Converting the current level of the state's financial support from operating to capital expenditures might result in the short-term loss of shelter beds. Some local governments might not be able to fund both the development of a permanent shelter and the continuation of paying for emergency beds in the local armory. Therefore, the Legislature might wish to provide temporary augmentations to its shelter funding. An increase in funding in the short-term could maintain the existing number of emergency winter beds while funding the development of permanent shelters.

Establish a Loan Fund. As another option, the state could establish a loan fund for the construction or rehabilitation of homeless shelters. With an initial state investment in the fund, local governments could begin to receive loans for capital expenses. As local governments repaid the fund, other local governments could then draw on the fund for shelter costs.

Use State Surplus Property. The state could make available its surplus property to local governments for conversion into shelters. The State Surplus Property Inventory, compiled by the Department of General Services, provides a listing of parcels, buildings, and other state properties available for sales, transfers, or exchanges. A majority of the surplus properties are vacant plots of land. To create permanent shelters, the state could donate to local governments or lease at a reduced cost its surplus land. The availability of suitable sites would vary across the state. However, if a local government found a desirable property, it would reduce the cost of land acquisition.

As a condition of continuing to use the armories and receiving additional state funding, local governments could be required to file a formal plan with the state outlining the steps in developing an alternative shelter--finding a location; arranging funding for construction, rehabilitation, and operations; addressing community concerns; and coordinating the provision of services. Unlike previous progress reports, the plan could be required to be submitted to the state for review and approval as a precondition of receiving funding.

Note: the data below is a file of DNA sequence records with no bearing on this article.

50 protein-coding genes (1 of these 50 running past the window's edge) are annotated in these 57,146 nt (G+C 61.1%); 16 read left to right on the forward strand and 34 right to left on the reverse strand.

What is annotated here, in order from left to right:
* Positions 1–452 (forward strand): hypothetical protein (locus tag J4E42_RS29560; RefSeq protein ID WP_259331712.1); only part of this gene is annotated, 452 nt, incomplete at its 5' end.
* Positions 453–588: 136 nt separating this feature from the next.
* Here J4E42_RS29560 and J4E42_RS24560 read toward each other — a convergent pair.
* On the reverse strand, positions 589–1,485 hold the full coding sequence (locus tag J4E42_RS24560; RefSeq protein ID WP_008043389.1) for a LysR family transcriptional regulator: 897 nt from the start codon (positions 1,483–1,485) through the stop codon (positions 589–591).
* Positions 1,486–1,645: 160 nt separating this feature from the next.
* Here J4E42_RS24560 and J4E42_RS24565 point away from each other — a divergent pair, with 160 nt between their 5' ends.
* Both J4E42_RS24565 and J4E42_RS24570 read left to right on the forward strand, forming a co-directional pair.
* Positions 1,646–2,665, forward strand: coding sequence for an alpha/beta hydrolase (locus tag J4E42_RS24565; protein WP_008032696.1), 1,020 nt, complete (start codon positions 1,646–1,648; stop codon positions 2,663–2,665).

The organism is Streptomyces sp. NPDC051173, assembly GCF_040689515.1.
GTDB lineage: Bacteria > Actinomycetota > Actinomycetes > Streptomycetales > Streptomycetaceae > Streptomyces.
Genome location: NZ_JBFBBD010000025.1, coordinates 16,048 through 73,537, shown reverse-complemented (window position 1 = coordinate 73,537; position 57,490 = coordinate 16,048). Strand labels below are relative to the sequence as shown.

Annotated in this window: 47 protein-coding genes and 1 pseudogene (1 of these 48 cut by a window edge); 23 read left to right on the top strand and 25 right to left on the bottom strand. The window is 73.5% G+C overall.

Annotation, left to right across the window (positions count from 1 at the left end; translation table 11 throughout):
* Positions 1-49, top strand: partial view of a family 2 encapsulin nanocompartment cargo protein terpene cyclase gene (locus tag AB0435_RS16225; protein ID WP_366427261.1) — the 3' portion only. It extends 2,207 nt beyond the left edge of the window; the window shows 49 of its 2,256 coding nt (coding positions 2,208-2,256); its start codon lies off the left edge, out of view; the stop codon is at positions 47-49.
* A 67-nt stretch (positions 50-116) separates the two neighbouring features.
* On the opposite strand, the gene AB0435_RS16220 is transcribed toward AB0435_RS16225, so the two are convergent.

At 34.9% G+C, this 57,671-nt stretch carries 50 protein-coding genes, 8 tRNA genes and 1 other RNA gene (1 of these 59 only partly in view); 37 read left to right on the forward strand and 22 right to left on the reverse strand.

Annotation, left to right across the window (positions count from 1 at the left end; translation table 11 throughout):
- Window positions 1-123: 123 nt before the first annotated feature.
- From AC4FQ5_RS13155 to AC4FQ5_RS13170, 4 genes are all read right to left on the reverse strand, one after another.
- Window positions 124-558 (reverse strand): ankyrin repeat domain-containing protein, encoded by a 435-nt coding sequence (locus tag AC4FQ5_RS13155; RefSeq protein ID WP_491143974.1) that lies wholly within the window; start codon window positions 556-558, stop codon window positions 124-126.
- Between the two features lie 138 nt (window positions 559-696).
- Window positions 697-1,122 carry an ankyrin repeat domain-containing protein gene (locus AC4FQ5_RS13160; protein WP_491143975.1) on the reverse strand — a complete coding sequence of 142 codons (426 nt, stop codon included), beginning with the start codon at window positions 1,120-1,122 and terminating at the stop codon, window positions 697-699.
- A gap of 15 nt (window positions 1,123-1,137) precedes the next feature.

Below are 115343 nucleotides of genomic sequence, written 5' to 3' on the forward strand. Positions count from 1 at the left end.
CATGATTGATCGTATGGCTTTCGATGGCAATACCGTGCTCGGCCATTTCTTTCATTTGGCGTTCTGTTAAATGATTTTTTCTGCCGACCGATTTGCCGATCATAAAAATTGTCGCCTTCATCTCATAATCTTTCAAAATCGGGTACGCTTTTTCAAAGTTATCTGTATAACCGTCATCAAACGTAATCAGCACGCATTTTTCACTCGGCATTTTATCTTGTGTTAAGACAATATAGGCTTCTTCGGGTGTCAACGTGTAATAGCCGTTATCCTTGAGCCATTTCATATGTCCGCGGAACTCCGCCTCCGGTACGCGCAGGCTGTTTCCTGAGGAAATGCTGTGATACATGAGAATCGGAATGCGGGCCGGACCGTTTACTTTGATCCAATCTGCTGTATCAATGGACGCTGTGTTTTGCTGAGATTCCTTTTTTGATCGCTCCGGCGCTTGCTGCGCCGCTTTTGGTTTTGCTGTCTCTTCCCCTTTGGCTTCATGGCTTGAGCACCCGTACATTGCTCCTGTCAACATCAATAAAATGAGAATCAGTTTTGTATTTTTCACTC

High Levels of Coordination Necessary

As noted earlier, it takes considerable effort and planning to build a new shelter. While ultimately the responsibility has to be met at the local level, there are ways the state--through the HCD--could provide assistance:

Similarly, we recommend that the progress reports required by law to be filed by the counties by June 30, 1998 be forwarded to the HCD for its review. The HCD staff could then provide comments to local governments to help in overcoming specific obstacles to developing alternative shelters to the armories.

Lack of Incentive

Finally, we noted earlier that the state's numerous extensions of the armory program may be sending the signal to local governments that the armory program is ongoing, thereby implicitly creating a disincentive for some counties to find alternatives. If the Legislature is certain that it wants to end the use of armories as homeless shelters, establishing a "dead certain" end to the program could actually help the development of alternatives in some cases. (This approach could be linked with other strategies--such as state assistance for capital costs--to minimize the loss of shelter beds.)


Over the past decade, the National Guard armories have provided an average of almost 2,500 beds during the winter nights to house the homeless. The armories have been used because they (1) are already equipped to handle emergency shelter situations, (2) are available throughout the state, and (3) lie unused most nights.

While the armories have been successful in providing shelter to the homeless, the operator of the armories--the Military Department--has expressed various concerns about the program (such as conflict with other duties, health and security issues, and soldier retention). Our review indicates, however, that none of these concerns appear to be serious, and that steps have been taken to minimize the problems.

The Legislature has viewed the armory program as a temporary one and therefore has sought alternatives to it. Our review suggests that the most appropriate role for the state is to help facilitate the local development of new shelters by addressing existing barriers. This could be accomplished by providing both capital cost assistance (through grants, loans, or in-kind aid), and technical assistance.


This report was prepared by Michael Cohen, with assistance from Matt Newman and Maria Romero, under the supervision of Mac Taylor. The Legislative Analyst's Office (LAO) is a nonpartisan office which provides fiscal and policy information and advice to the Legislature.